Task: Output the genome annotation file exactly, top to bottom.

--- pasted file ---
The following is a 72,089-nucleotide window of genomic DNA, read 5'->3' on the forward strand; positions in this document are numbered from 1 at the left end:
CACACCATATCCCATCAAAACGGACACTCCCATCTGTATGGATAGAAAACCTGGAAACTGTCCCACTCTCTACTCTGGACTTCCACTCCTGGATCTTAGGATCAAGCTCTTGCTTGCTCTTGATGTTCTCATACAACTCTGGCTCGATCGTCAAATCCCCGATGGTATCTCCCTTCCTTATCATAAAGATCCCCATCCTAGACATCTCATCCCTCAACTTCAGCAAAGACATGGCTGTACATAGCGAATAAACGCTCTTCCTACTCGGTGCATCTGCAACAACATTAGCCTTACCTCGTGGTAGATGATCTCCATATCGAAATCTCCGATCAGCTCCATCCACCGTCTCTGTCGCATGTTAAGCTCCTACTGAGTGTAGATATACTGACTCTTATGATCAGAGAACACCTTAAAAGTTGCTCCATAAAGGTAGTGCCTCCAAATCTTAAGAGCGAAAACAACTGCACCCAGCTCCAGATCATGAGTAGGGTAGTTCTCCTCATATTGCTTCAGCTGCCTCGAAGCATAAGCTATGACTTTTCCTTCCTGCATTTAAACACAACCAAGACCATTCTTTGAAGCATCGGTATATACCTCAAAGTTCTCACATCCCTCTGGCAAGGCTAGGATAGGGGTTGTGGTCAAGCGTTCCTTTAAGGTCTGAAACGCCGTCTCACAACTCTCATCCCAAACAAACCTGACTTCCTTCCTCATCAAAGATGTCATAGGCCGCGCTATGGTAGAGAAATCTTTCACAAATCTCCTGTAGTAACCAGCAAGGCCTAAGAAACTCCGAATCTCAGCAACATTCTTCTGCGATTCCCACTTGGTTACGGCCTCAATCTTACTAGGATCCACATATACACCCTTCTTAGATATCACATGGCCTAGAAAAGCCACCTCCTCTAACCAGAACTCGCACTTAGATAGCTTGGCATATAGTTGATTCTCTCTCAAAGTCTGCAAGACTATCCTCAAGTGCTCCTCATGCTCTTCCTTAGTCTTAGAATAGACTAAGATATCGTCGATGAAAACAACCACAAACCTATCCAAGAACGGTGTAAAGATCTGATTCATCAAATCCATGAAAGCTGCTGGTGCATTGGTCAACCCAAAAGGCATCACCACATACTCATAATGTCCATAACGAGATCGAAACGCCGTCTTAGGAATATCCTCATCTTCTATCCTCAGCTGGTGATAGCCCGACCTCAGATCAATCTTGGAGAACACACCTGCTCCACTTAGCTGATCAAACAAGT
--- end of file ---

The following is a 72,089-nucleotide window of genomic DNA, read 5'->3' on the forward strand; positions in this document are numbered from 1 at the left end:
CACACCATATCCCATCAAAACGGACACTCCCATCTGTATGGATAGAAAACCTGGAAACTGTCCCACTCTCTACTCTGGACTTCCACTCCTGGATCTTAGGATCAAGCTCTTGCTTGCTCTTGATGTTCTCATACAACTCTGGCTCGATCGTCAAATCCCCGATGGTATCTCCCTTCCTTATCATAAAGATCCCCATCCTAGACATCTCATCCCTCAACTTCAGCAAAGACATGGCTGTACATAGCGAATAAACGCTCTTCCTACTCGGTGCATCTGCAACAACATTAGCCTTACCTCGTGGTAGATGATCTCCATATCGAAATCTCCGATCAGCTCCATCCACCGTCTCTGTCGCATGTTAAGCTCCTACTGAGTGTAGATATACTGACTCTTATGATCAGAGAACACCTTAAAAGTTGCTCCATAAAGGTAGTGCCTCCAAATCTTAAGAGCGAAAACAACTGCACCCAGCTCCAGATCATGAGTAGGGTAGTTCTCCTCATATTGCTTCAGCTGCCTCGAAGCATAAGCTATGACTTTTCCTTCCTGCATTTAAACACAACCAAGACCATTCTTTGAAGCATCGGTATATACCTCAAAGTTCTCACATCCCTCTGGCAAGGCTAGGATAGGGGTTGTGGTCAAGCGTTCCTTTAAGGTCTGAAACGCCGTCTCACAACTCTCATCCCAAACAAACCTGACTTCCTTCCTCATCAAAGATGTCATAGGCCGCGCTATGGTAGAGAAATCTTTCACAAATCTCCTGTAGTAACCAGCAAGGCCTAAGAAACTCCGAATCTCAGCAACATTCTTCTGCGATTCCCACTTGGTTACGGCCTCAATCTTACTAGGATCCACATATACACCCTTCTTAGATATCACATGGCCTAGAAAAGCCACCTCCTCTAACCAGAACTCGCACTTAGATAGCTTGGCATATAGTTGATTCTCTCTCAAAGTCTGCAAGACTATCCTCAAGTGCTCCTCATGCTCTTCCTTAGTCTTAGAATAGACTAAGATATCGTCGATGAAAACAACCACAAACCTATCCAAGAACGGTGTAAAGATCTGATTCATCAAATCCATGAAAGCTGCTGGTGCATTGGTCAACCCAAAAGGCATCACCACATACTCATAATGTCCATAACGAGATCGAAACGCCGTCTTAGGAATATCCTCATCTTCTATCCTCAGCTGGTGATAGCCCGACCTCAGATCAATCTTGGAGAACACACCTGCTCCACTTAGCTGATCAAACAAGT